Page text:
On the hardstand that morning was a brand new B-17 waiting for us. The ground crew named her “Miss Irish”. This was a short light to the coast of France, and as we started the bomb run, we got hit on the right side just behind the wing. The B-17 seemed to go higher with the impact. Our bombardier did get our bomb load released while I was trying to get the plane under control. I got enough control to get her down to 8,000 ft., and discovered we were heading back towards the target area. It seemed they were throwing everything in their arsenal at us. Turned east and got out of the target area. Over the channel we dumped everything possible to lighten the load. The top turret Sergeant’s chute had been sucked out of the plane while he was tossing his guns out the bomb bay doors. I gave him mine, as I truly didn’t believe I would need it. I saw an airfield (a fighter field) as we got over the English coast, and told the crew to bail out. They preferred not to; I guess no faith in their chutes. (We worried they might have been full of flak holes.) Personally, I thought they were crazy. On landing approach, I thought about the one wheel landing at Moses Lake, and prayed that the B-17 stayed in one piece long enough to land. Fired flares, said Hail Mary’s, and touched down.

We vacated the plane quite fast. The hit was obviously from a German 88. The radio operator had been blown out of the plane into the channel. The hole in the side and top of the plane was about 12×8 and, of course, smaller holes were all over the fuselage. The plane was too damaged to salvage so it was scrapped after its only mission. While the fighter group looked in amazement at the B-17, the group fed us and arranged quarters for us. The flight surgeon arrived with a bottle of scotch. I told him we wouldn’t need it. He replied, “By morning you will.” What insight that man had. Got back to Thorpe Abbotts the next day.

Regensburg, 4 Berlin missions and then the direct hit on the “Milk Run”…it was quite a baptism into the air war. I did not encounter very many “spit in your eye” kind of pilots. I did see fear in the eyes but it was overcome by an abundance of sheer guts and determination. Perhaps Lay should have had a few more missions. I knew I had survived the worst and it didn’t get any better.

I do not write of the horrors of the air war. So much of that has been written. The sight of bombers blown up, engines on fire, bodies in the air, counting chutes and never counting ten, coming back to half empty mission huts…that was hard on morale. I very vividly remember coming back after the March 6, Berlin raid, and Johnny Lautenschlager, who had indoctrinated me on the Regensburg raid, was no longer in the hut. He had been shot down as he was finishing his tour. As an old sage said, “War is Hell!” I don’t know about that as I’ve never been to hell, and I don’t intend to visit the place. I do know that war isn’t the solution to world problems.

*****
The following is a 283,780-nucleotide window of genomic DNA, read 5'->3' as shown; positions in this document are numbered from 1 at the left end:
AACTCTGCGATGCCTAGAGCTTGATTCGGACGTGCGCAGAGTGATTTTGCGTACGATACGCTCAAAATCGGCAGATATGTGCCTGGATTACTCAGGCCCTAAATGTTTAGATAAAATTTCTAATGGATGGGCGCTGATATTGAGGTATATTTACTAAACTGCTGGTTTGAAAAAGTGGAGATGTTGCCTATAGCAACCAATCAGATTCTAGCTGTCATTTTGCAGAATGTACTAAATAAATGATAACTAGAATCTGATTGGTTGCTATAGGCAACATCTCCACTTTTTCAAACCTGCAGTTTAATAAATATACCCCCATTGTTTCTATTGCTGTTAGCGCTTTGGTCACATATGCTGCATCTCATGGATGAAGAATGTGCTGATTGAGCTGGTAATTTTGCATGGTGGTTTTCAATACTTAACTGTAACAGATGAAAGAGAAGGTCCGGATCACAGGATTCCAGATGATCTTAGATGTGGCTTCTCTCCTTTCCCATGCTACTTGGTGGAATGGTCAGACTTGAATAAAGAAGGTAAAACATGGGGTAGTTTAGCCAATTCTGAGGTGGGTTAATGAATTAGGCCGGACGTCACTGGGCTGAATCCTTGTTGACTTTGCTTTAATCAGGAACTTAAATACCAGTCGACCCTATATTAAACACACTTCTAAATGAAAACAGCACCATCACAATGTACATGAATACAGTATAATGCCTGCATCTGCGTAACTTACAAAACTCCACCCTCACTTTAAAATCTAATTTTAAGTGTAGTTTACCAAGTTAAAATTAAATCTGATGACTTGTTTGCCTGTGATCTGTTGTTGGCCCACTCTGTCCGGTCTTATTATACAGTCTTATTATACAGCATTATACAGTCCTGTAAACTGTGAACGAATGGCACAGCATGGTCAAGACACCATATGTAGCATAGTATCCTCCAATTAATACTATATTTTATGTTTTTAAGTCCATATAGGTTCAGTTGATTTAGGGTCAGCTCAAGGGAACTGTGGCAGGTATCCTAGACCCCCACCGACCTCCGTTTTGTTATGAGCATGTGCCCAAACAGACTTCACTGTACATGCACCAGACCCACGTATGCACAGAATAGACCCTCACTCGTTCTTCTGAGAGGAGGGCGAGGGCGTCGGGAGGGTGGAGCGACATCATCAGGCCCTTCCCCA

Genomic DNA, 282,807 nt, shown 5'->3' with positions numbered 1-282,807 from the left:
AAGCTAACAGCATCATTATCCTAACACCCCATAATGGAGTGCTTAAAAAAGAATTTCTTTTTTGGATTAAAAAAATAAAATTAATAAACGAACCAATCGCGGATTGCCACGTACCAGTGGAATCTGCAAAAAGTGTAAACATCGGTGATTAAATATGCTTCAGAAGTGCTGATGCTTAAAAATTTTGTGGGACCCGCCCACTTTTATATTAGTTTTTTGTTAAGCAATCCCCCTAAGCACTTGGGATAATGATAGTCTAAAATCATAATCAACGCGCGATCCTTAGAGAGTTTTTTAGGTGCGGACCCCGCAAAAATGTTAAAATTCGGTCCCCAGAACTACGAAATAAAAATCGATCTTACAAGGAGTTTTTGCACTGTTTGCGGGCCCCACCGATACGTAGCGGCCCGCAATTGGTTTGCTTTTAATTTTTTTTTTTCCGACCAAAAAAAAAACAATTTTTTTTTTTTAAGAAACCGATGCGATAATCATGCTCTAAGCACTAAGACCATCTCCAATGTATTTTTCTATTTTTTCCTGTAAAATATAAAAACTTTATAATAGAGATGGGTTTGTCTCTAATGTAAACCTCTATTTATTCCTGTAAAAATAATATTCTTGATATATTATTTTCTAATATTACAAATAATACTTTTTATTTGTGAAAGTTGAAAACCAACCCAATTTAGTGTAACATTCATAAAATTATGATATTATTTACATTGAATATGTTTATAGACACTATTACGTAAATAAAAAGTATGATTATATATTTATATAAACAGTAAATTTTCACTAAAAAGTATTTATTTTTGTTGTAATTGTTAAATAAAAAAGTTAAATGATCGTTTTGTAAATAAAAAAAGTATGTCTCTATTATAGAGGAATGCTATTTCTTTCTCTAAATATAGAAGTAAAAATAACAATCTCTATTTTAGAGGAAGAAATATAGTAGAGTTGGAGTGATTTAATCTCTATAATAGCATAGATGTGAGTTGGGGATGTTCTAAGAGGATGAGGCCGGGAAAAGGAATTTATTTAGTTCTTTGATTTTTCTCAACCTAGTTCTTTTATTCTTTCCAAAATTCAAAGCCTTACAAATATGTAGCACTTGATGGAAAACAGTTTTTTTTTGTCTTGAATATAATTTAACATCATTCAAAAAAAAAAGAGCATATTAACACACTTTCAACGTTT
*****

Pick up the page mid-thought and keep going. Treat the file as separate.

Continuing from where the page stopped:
I grew up in the small town of St. Mary’s, Kansas that had survived dust storms and the great depression. Never got further than Salina, Kansas to the west or further than Kansas City, Missouri to the east. Probably wouldn’t have traveled that far if I hadn’t learned to hitchhike. Now I was seeing Europe.

Went to Berlin nine times. Nearly became a citizen of Berlin when a German fighter jockey knocked out my windshield at 19,000 feet. It was 55 degrees below zero. Now that’s cold! Hit the deck and was escorted back by a P-51. On the way, flew over a Nazi flight school with the troops in formation. Our gunners opened fire. Arrived home base safe.

The trips were long. Saw Leipzid, Buchen, Posen, Augsburg, Pennamundi, home of German heavy water and atomic scientists, Merseburg, Dorfmund, Munich 3 times, Ulm, Friedrichshafen, Frankfurt, Rassel, and several others. Fighter protection was getting much better, but flak a lot worse. I was most fearful of the fighters. A group of bandits would gather off the right side of the group. They would fly along the group for about a minute. I would imagine Fritz and Hans were debating which of us they would take out. Fritz would say leader, another the #4 plane, another the #6 plane and another the #10 plane. Hans would always select old Tail End Charlie. Hans became the top war ace. They would come at the group from 12 o’clock high or 6 o’clock low. All missions were not that bad. I remember going to bomb a fighter base shortly before D-Day. No flak, P-51’s had control of the sky. Jeffrey had lectured us on dropping bombs on the leader. He wasn’t satisfied with our past patterns. We arrived over the target, leader dropped his bombs, Red Blakeman’s had a malfunction, and he managed to salvo. There was criticism of the crews that failed to follow Jeffrey’s instructions until the film was developed. The group had a fair hit on the airfield. Blakeman’s bombs had wiped out the fuel dump. Red flew 35 missions, then transferred to Division Headquarters, I presume to find targets of opportunity.

Another pleasant and satisfying trip was again to southern France. No flak. No fighters, and bombing from 500 feet. I had only buzzed once and that was St. Mary’s, Kansas. An old codger that lived a few blocks from my mother’s house told her I flew so low I sucked the soot out of her chimney. We didn’t get that low on the mission, but dropped our cargo of guns to the French underground. You could see them rushing out of the forest to get the cargo and rushing back into the forest. It was a delight to see.

D-Day came along and we were on the last flight of the day. We were to bomb forward for the Gliders. As we came off the bomb run, we could see hundreds of Gliders being pulled by their mother ships. What a sight. You absolutely had to admire their courage. I thought, “We never had it so good”.